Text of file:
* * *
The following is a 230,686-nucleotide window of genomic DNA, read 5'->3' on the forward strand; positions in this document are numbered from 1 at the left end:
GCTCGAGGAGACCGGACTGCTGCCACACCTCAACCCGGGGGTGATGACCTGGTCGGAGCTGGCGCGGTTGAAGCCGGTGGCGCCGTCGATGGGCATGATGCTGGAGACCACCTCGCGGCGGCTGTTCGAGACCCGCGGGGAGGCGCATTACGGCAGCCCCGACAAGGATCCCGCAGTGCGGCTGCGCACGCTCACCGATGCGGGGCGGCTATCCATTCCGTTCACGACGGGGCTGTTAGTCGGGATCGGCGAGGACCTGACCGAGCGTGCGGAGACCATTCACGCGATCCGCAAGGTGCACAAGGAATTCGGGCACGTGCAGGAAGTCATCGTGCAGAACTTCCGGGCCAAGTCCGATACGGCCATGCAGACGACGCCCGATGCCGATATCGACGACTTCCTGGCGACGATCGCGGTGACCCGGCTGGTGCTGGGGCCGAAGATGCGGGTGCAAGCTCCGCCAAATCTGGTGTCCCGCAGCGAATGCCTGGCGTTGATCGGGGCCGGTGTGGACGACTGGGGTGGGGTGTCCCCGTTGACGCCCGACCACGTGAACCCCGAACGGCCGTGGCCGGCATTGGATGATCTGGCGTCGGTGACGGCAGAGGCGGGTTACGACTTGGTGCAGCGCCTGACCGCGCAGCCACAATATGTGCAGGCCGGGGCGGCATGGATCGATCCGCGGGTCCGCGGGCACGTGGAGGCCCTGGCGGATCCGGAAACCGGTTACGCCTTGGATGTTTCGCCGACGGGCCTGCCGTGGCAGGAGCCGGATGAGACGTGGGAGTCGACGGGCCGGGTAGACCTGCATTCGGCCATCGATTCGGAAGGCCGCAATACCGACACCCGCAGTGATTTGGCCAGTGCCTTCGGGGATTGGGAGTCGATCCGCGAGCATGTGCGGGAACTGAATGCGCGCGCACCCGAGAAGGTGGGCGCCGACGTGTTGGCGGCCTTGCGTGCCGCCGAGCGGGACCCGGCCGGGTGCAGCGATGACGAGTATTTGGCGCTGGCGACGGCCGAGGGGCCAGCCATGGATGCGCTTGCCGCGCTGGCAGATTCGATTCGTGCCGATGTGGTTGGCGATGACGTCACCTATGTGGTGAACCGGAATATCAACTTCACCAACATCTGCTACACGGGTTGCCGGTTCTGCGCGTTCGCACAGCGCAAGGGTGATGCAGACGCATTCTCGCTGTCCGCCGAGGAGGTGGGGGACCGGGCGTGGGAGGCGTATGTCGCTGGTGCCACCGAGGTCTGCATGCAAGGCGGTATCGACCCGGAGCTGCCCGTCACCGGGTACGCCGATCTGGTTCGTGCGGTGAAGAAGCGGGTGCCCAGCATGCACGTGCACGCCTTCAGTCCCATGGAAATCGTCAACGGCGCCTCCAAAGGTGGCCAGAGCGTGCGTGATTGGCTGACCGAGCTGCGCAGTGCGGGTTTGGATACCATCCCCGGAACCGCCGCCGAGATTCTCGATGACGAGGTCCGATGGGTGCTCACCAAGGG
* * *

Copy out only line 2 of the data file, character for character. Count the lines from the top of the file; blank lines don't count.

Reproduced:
GCTCGAGGAGACCGGACTGCTGCCACACCTCAACCCGGGGGTGATGACCTGGTCGGAGCTGGCGCGGTTGAAGCCGGTGGCGCCGTCGATGGGCATGATGCTGGAGACCACCTCGCGGCGGCTGTTCGAGACCCGCGGGGAGGCGCATTACGGCAGCCCCGACAAGGATCCCGCAGTGCGGCTGCGCACGCTCACCGATGCGGGGCGGCTATCCATTCCGTTCACGACGGGGCTGTTAGTCGGGATCGGCGAGGACCTGACCGAGCGTGCGGAGACCATTCACGCGATCCGCAAGGTGCACAAGGAATTCGGGCACGTGCAGGAAGTCATCGTGCAGAACTTCCGGGCCAAGTCCGATACGGCCATGCAGACGACGCCCGATGCCGATATCGACGACTTCCTGGCGACGATCGCGGTGACCCGGCTGGTGCTGGGGCCGAAGATGCGGGTGCAAGCTCCGCCAAATCTGGTGTCCCGCAGCGAATGCCTGGCGTTGATCGGGGCCGGTGTGGACGACTGGGGTGGGGTGTCCCCGTTGACGCCCGACCACGTGAACCCCGAACGGCCGTGGCCGGCATTGGATGATCTGGCGTCGGTGACGGCAGAGGCGGGTTACGACTTGGTGCAGCGCCTGACCGCGCAGCCACAATATGTGCAGGCCGGGGCGGCATGGATCGATCCGCGGGTCCGCGGGCACGTGGAGGCCCTGGCGGATCCGGAAACCGGTTACGCCTTGGATGTTTCGCCGACGGGCCTGCCGTGGCAGGAGCCGGATGAGACGTGGGAGTCGACGGGCCGGGTAGACCTGCATTCGGCCATCGATTCGGAAGGCCGCAATACCGACACCCGCAGTGATTTGGCCAGTGCCTTCGGGGATTGGGAGTCGATCCGCGAGCATGTGCGGGAACTGAATGCGCGCGCACCCGAGAAGGTGGGCGCCGACGTGTTGGCGGCCTTGCGTGCCGCCGAGCGGGACCCGGCCGGGTGCAGCGATGACGAGTATTTGGCGCTGGCGACGGCCGAGGGGCCAGCCATGGATGCGCTTGCCGCGCTGGCAGATTCGATTCGTGCCGATGTGGTTGGCGATGACGTCACCTATGTGGTGAACCGGAATATCAACTTCACCAACATCTGCTACACGGGTTGCCGGTTCTGCGCGTTCGCACAGCGCAAGGGTGATGCAGACGCATTCTCGCTGTCCGCCGAGGAGGTGGGGGACCGGGCGTGGGAGGCGTATGTCGCTGGTGCCACCGAGGTCTGCATGCAAGGCGGTATCGACCCGGAGCTGCCCGTCACCGGGTACGCCGATCTGGTTCGTGCGGTGAAGAAGCGGGTGCCCAGCATGCACGTGCACGCCTTCAGTCCCATGGAAATCGTCAACGGCGCCTCCAAAGGTGGCCAGAGCGTGCGTGATTGGCTGACCGAGCTGCGCAGTGCGGGTTTGGATACCATCCCCGGAACCGCCGCCGAGATTCTCGATGACGAGGTCCGATGGGTGCTCACCAAGGG